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Hazard Communication

In order to ensure chemical safety in the workplace, information about the identities and hazards of the chemicals must be available and understandable to workers. OSHA's Hazard Communication Standard (HCS) requires the development and dissemination of such information:

§  Chemical manufacturers and importers are required to evaluate the hazards of the chemicals they produce or import, and prepare labels and safety data sheets to convey the hazard information to their downstream customers;

§  All employers with hazardous chemicals in their workplaces must have labels and safety data sheets for their exposed workers, and train them to handle the chemicals appropriately.


29 CFR 1910.1200


OSHA’s HCS standard address the informational needs of employers and workers with regard to chemicals.  Employees have a right to know about any hazardous chemicals they may be exposed to in the course of their employment.  The purpose of the OSHA Hazard Communication Standard is to help identify hazards of chemicals and to provide information to allow employees to handle chemicals safely.

 All workplaces where workers are exposed to hazardous chemicals must have a written hazard communication program that describes how the HazCom standard is implemented in that in that facility.

 The HCS includes a three-part approach to communicating information to downstream employers, as well as workers.

1.    Labeling containers of hazardous chemicals, which serves as an immediate warning of hazards.

2.    SDS’s, which are sources of detailed information on the hazardous chemical

3.    Training on the hazards.

 An effective hazard communication program can accomplished in six steps. 

1.    Learn the Standard/identify Responsible Staff

·         The provisions that apply to employers simply using chemicals in the workplace, rather than those that produce or import chemicals, are found in the following paragraphs:

(e)Written Hazard Communication Program;

(f) Labels and Other Forms of Warning;

(g)Safety Data Sheets; and

(h)Employee Information and Training

2.    Prepare and Implement a Written Hazard Communication Program

·         The program must describe how the employer will address the requirements of paragraphs (f) Labels and Other forms of Warning; (g) Safety Data Sheets; and (h) Employee Information and Training, in the workplace. A sample written program is provided at the bottom of this page.  

3.    Ensure Containers are Labeled

·         A label must be on the immediate container of every hazardous chemical.  The label is an immediate type of warning since it is present in the work area, right on the actual container of a hazardous chemical.  The labels you receive on a shipped container must have the following information, located together:

                                        i.    Product identifier

                                        ii.    Signal word (“danger” or “warning”)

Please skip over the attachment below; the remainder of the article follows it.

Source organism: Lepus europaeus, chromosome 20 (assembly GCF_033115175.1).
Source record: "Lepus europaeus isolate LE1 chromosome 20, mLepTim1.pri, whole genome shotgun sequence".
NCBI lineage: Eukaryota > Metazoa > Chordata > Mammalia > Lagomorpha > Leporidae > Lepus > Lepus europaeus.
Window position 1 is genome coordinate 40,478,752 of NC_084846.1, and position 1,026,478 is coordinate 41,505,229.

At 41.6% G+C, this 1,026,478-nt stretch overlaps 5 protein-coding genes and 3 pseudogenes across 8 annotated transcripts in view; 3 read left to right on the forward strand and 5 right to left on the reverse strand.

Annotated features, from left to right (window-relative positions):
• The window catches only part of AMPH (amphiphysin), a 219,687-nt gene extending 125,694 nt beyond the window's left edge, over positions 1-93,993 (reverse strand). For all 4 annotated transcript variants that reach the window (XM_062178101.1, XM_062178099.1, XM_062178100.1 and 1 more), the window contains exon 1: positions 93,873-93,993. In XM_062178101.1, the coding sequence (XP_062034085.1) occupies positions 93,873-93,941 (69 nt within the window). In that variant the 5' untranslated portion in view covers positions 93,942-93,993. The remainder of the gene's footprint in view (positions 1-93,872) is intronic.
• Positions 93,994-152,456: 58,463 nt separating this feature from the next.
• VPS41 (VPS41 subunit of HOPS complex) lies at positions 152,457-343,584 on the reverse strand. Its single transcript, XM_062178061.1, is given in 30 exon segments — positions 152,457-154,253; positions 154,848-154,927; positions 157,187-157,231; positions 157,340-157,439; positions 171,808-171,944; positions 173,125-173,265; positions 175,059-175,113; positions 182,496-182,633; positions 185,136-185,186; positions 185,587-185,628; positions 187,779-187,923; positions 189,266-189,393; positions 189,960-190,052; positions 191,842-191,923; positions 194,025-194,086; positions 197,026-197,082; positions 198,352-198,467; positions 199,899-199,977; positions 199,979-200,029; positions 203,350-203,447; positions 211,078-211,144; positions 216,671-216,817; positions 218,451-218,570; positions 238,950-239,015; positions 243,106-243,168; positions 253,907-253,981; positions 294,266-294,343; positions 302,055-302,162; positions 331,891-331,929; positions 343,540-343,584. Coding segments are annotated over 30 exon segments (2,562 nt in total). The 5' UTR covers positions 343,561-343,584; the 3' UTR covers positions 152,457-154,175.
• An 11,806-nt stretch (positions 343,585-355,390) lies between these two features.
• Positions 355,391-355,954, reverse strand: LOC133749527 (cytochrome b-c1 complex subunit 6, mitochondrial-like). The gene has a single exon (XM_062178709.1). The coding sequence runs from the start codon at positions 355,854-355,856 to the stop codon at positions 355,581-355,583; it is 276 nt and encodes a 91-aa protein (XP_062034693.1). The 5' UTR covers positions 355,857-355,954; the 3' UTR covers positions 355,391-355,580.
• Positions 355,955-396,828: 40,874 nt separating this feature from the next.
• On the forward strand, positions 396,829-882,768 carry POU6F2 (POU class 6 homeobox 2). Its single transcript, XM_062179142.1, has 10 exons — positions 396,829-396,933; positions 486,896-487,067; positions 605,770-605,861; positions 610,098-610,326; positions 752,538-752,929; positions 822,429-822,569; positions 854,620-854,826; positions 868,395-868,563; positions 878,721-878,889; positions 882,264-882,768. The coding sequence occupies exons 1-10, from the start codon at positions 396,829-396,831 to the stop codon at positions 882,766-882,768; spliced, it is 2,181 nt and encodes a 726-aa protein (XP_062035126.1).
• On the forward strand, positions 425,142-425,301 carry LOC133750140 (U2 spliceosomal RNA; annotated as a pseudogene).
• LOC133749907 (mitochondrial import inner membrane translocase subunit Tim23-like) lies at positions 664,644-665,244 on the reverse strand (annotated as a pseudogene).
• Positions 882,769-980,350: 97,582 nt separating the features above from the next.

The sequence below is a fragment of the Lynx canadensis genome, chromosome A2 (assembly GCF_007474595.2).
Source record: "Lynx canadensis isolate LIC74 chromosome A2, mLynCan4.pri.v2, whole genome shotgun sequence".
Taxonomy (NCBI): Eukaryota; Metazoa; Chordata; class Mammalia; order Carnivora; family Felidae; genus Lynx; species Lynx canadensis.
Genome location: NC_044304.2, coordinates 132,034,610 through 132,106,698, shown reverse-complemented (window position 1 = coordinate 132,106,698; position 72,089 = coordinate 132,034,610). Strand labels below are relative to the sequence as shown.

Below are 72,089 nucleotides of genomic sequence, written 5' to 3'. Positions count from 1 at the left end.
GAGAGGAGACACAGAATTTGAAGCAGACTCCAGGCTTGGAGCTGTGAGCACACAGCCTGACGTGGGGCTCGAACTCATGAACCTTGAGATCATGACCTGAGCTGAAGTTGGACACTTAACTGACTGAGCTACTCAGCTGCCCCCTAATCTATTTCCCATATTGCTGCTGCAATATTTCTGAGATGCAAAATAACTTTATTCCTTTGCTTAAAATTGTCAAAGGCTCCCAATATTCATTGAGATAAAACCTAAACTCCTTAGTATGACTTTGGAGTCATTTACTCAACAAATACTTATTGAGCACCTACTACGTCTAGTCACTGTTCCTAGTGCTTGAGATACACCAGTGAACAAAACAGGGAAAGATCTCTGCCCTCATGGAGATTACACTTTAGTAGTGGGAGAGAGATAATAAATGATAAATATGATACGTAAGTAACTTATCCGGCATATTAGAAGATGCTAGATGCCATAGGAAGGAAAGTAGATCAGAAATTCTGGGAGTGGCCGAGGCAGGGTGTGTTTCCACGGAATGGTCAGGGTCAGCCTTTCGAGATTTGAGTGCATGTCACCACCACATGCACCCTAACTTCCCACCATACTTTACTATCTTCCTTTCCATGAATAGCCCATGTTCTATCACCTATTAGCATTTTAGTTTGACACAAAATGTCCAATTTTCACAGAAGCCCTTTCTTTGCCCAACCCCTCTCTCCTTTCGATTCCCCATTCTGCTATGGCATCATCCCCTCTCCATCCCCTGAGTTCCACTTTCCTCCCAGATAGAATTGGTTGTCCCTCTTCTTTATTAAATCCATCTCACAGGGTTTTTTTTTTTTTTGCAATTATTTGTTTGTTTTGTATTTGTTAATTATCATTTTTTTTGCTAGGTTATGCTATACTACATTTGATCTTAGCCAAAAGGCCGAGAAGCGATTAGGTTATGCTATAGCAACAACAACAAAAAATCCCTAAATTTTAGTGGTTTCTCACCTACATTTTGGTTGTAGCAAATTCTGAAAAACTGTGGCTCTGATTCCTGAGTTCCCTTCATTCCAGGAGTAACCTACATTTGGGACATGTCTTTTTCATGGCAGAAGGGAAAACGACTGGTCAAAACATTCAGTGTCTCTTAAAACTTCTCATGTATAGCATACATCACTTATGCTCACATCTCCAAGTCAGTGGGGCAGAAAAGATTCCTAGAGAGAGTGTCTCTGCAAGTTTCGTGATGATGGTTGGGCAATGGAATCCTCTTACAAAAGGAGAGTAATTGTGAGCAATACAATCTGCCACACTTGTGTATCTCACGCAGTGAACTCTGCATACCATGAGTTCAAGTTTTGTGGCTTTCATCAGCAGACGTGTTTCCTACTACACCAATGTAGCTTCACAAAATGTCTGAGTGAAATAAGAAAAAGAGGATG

iii.    Hazard statement(s) (Fatal if swallowed)

                                       iv.    Pictogram(s) (click to download HazCom Pictograms or Transport Pictograms)

                                        v.    Precautionary statement(s) (do not eat, drink, or smoke when using this product)

                                       vi.    Name, address, and phone number of the responsible party

4.    Maintain Safety Data Sheets

·         The SDS requirements in HazCom 2012 are based on an internationally agreed upon 16-section SDS. (Click  to download a breakdown of the sections included)

5.    Inform and Train Employees

·         HazCom 2012 requires employers to both provide certain information to employees and to train employees.  The standard requires employees to be informed of:

                                     i.    The general requirements of the Hazardous Communication Standard;

                                       ii.    Where hazardous chemicals are located in their work areas; and,

                                       iii.    What the workplace hazard communication program includes, and where and how they can access the program.

·         Training, on the other hand, is a more active process.  The training conducted to comply with HazCom 2012 must address the following:

o   Methods and observations that may be used to detect the presence or release of a hazardous chemical in the work area.

o   The physical, health, simple asphyxiation, combustible dust and pyrophoric gas hazards, as well as hazards not otherwise classified, of the chemicals in the work area;

o   The measures employees can take to protect themselves from these hazards, including specific procedures the employer has implemented to protect employees from exposure to hazardous chemicals.

o   The details of the hazard communication program developed by the employer, including an explanation of the labels received on the shipped containers and the workplace labeling system used by their employer; the SDS, including the format of the SDS (where each type of information is located) and how employees can obtain and use the appropriate hazard information.

 6.    Evaluate and Reassess Your Program

·         The information in your written program must be accurate.  The list of hazardous chemicals required to be maintained as part of the written program will serve as an inventory.  As new SDS’s are received, there should be a process in place to review them and determine whether any handing procedures need to change to protect against the hazards of these chemicals.

To get you started, download this Sample Hazard Communication Program and customize it to fit your county.